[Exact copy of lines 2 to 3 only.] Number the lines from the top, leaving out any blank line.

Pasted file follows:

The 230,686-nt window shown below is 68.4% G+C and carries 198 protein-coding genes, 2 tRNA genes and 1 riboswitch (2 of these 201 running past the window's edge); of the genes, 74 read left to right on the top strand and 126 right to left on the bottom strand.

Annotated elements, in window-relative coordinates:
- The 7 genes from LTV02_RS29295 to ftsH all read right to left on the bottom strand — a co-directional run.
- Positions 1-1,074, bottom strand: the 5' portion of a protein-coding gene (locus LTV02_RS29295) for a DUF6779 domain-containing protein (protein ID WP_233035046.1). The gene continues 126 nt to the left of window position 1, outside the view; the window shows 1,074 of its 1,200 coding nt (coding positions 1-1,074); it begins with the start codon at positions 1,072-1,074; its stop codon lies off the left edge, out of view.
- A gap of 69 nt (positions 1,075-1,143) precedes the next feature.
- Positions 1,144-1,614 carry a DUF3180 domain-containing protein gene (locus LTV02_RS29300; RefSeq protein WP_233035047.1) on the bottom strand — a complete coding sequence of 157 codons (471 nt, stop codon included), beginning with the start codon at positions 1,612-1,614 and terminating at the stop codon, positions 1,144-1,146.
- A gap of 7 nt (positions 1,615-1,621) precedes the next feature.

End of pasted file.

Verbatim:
Annotated elements, in window-relative coordinates:
- The 7 genes from LTV02_RS29295 to ftsH all read right to left on the bottom strand — a co-directional run.